Golumpki - The Old School Way

Aug 17, 2017
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As the summer wanes and things are brought in from the garden, it is time to start making delicious things. The aromas coming from the kitchen make this a great time for the family to hang around. Most are willing to give a hand, but others just offer to test the finished products.

Today I have an abundance of cabbage. I do not make Kimchee, but I do make golumpki. Making golumpki was first taught me by my Polish mother-in-law. Starting out as Ma, she quickly became Babcie once the children started arriving. She had a good hand with cooking in the kitchen. Many of her recipes were a pinch of this and a handful of that. I have been able to sort this out from some of her cooking. Golumpki is one of those recipes.

The secret to making tender rolled cabbage starts with the cabbage. Most recipes call for your basic garden variety of the vegetable. But to get the most tender and not inundate the eater with a mouthful of vegetable and not much filling, try the Savoy cabbage. Sometimes these can be hard to find in the market, but at the end of summer, they should be available. These have a leaf that looks crinkly, like crumpled tin foil when flattened out. This allows a tender bite when cooked up.

Pull off the outer leaves that may have some damage on them, cut around the stem, and immerse the head into a pot of water that has a couple tablespoons of vinegar in it. Bring the pot to a boil, then simmer till outer leaves of the cabbage is tender. Remove the outer leaves carefully and then return it to simmer. As the leaves get tender, remove them to a colander. Continue to cook and remove the outer leaves until the head is down to next to nothing. In order to handle the head without getting burned, I use a pair of tongs to grab out the cooked leaf and not take the whole head out of the water. Keep cutting around the stem as the first ones come out. Don't discard the inner leaves. There is a use for them. If you do not like the aroma of cabbage in the house (it lingers), then place a crust of bread on top of the cabbage as it simmers. That will help reduce the odor.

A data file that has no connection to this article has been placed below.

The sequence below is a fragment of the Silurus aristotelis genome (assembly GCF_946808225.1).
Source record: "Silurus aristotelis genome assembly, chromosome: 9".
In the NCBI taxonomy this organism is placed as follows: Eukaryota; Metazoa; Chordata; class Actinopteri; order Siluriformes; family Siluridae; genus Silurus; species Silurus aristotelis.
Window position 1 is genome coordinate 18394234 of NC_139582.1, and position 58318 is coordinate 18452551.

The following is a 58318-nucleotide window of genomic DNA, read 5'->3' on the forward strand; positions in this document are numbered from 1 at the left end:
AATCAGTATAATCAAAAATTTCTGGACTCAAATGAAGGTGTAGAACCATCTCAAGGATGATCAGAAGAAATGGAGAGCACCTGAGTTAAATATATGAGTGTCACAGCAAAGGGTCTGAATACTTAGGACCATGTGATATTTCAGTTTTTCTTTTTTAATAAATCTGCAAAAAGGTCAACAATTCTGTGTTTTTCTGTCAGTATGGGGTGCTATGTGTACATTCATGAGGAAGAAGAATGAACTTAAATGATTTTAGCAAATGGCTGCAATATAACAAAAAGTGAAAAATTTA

When the leaves are cool enough to handle, with a sharp knife, remove the tough spine by laying the knife flat against the leaf, taking care not to make a hole in it. As you get to the smaller leaves, this will not be necessary.

That seems like a lot of work, but it really is not once you get the hang of it. You can start making the filling while the cabbage simmers.

Place 1/2 cup of rice in 2 cups of water. Cook for 10 minutes. The object here is to have fluid left in the pan to loosen the meat mixture.

Mix: 1 pound ground beef
1/2 pound ground pork
cooked rice - do not drain
1 egg
1 chopped onion
2 stalks of grated celery
2-3 tsp Poultry Seasoning
salt and pepper to taste

To form the golumpki, take a large leaf of cabbage and starting at the spine end, place a heaping serving spoon of meat mixture at the edge. The leaf will roll up easily, tuck in the sides as you go along. Place the finished roll, end side down in a pan that you can cover and roast in. Continue the same way until you are out of meat filling. If you find you have holes in your leaf and the filling is in jeopardy of falling out, take one of those saved inner leaves and patch it onto the hole.

Using chicken broth of your choosing, pour broth over the cabbage rolls until you can see it in there, but does not cover the rolls. Take the leaves that you peeled off the head of cabbage at the beginning and cover the golumpki. This keeps them from overly browning. Cover the pan and put into a 350-degree oven for 2 hours. Check occasionally and add more broth if needed.

Many cooks like to bake their golumpki in a tomato broth/base. I do not. My family prefers to put catsup on their individual servings. It is just another option.

Once cooked, these freeze well. I do a double batch just for that purpose. Reheating in the oven is preferable, but a microwave will do.


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